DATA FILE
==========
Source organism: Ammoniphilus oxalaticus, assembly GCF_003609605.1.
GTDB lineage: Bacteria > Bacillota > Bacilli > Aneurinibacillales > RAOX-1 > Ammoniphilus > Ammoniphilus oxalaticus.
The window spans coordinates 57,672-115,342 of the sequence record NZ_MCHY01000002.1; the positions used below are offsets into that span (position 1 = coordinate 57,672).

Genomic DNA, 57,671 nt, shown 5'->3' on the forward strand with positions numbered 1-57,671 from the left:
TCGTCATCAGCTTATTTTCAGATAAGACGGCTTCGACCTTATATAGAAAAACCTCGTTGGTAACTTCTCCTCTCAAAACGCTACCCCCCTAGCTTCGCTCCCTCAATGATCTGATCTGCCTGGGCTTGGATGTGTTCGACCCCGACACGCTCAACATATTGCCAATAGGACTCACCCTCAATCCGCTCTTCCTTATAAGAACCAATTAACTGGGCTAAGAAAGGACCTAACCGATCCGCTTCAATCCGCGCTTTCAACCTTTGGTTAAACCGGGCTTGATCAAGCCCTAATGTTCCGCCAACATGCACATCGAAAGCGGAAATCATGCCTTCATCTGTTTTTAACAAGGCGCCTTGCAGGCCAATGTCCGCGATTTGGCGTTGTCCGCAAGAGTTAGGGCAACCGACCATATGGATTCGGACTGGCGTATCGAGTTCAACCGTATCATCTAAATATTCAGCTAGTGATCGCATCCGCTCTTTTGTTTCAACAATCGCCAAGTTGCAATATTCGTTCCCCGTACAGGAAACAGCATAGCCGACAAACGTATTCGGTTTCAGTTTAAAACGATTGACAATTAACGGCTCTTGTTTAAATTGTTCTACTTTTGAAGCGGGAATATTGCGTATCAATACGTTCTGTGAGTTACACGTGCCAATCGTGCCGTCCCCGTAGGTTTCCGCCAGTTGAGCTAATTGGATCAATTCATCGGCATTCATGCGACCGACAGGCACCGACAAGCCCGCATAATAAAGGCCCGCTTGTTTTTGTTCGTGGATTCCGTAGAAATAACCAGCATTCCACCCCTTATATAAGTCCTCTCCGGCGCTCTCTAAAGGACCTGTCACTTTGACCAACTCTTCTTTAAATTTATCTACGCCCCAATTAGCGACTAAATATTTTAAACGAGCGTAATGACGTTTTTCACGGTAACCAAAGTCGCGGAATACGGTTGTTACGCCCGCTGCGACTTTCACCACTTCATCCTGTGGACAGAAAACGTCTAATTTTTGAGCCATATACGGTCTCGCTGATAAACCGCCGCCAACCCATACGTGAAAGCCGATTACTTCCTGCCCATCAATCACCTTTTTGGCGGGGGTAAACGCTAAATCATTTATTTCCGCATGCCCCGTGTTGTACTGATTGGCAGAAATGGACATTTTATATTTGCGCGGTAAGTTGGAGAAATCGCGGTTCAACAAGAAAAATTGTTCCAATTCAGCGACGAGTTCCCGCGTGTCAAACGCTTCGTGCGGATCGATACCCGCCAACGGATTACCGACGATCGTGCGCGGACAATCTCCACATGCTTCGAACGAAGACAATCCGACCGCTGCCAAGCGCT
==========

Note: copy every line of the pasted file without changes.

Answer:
Source organism: Ammoniphilus oxalaticus, assembly GCF_003609605.1.
GTDB lineage: Bacteria > Bacillota > Bacilli > Aneurinibacillales > RAOX-1 > Ammoniphilus > Ammoniphilus oxalaticus.
The window spans coordinates 57,672-115,342 of the sequence record NZ_MCHY01000002.1; the positions used below are offsets into that span (position 1 = coordinate 57,672).

Genomic DNA, 57,671 nt, shown 5'->3' on the forward strand with positions numbered 1-57,671 from the left:
TCGTCATCAGCTTATTTTCAGATAAGACGGCTTCGACCTTATATAGAAAAACCTCGTTGGTAACTTCTCCTCTCAAAACGCTACCCCCCTAGCTTCGCTCCCTCAATGATCTGATCTGCCTGGGCTTGGATGTGTTCGACCCCGACACGCTCAACATATTGCCAATAGGACTCACCCTCAATCCGCTCTTCCTTATAAGAACCAATTAACTGGGCTAAGAAAGGACCTAACCGATCCGCTTCAATCCGCGCTTTCAACCTTTGGTTAAACCGGGCTTGATCAAGCCCTAATGTTCCGCCAACATGCACATCGAAAGCGGAAATCATGCCTTCATCTGTTTTTAACAAGGCGCCTTGCAGGCCAATGTCCGCGATTTGGCGTTGTCCGCAAGAGTTAGGGCAACCGACCATATGGATTCGGACTGGCGTATCGAGTTCAACCGTATCATCTAAATATTCAGCTAGTGATCGCATCCGCTCTTTTGTTTCAACAATCGCCAAGTTGCAATATTCGTTCCCCGTACAGGAAACAGCATAGCCGACAAACGTATTCGGTTTCAGTTTAAAACGATTGACAATTAACGGCTCTTGTTTAAATTGTTCTACTTTTGAAGCGGGAATATTGCGTATCAATACGTTCTGTGAGTTACACGTGCCAATCGTGCCGTCCCCGTAGGTTTCCGCCAGTTGAGCTAATTGGATCAATTCATCGGCATTCATGCGACCGACAGGCACCGACAAGCCCGCATAATAAAGGCCCGCTTGTTTTTGTTCGTGGATTCCGTAGAAATAACCAGCATTCCACCCCTTATATAAGTCCTCTCCGGCGCTCTCTAAAGGACCTGTCACTTTGACCAACTCTTCTTTAAATTTATCTACGCCCCAATTAGCGACTAAATATTTTAAACGAGCGTAATGACGTTTTTCACGGTAACCAAAGTCGCGGAATACGGTTGTTACGCCCGCTGCGACTTTCACCACTTCATCCTGTGGACAGAAAACGTCTAATTTTTGAGCCATATACGGTCTCGCTGATAAACCGCCGCCAACCCATACGTGAAAGCCGATTACTTCCTGCCCATCAATCACCTTTTTGGCGGGGGTAAACGCTAAATCATTTATTTCCGCATGCCCCGTGTTGTACTGATTGGCAGAAATGGACATTTTATATTTGCGCGGTAAGTTGGAGAAATCGCGGTTCAACAAGAAAAATTGTTCCAATTCAGCGACGAGTTCCCGCGTGTCAAACGCTTCGTGCGGATCGATACCCGCCAACGGATTACCGACGATCGTGCGCGGACAATCTCCACATGCTTCGAACGAAGACAATCCGACCGCTGCCAAGCGCT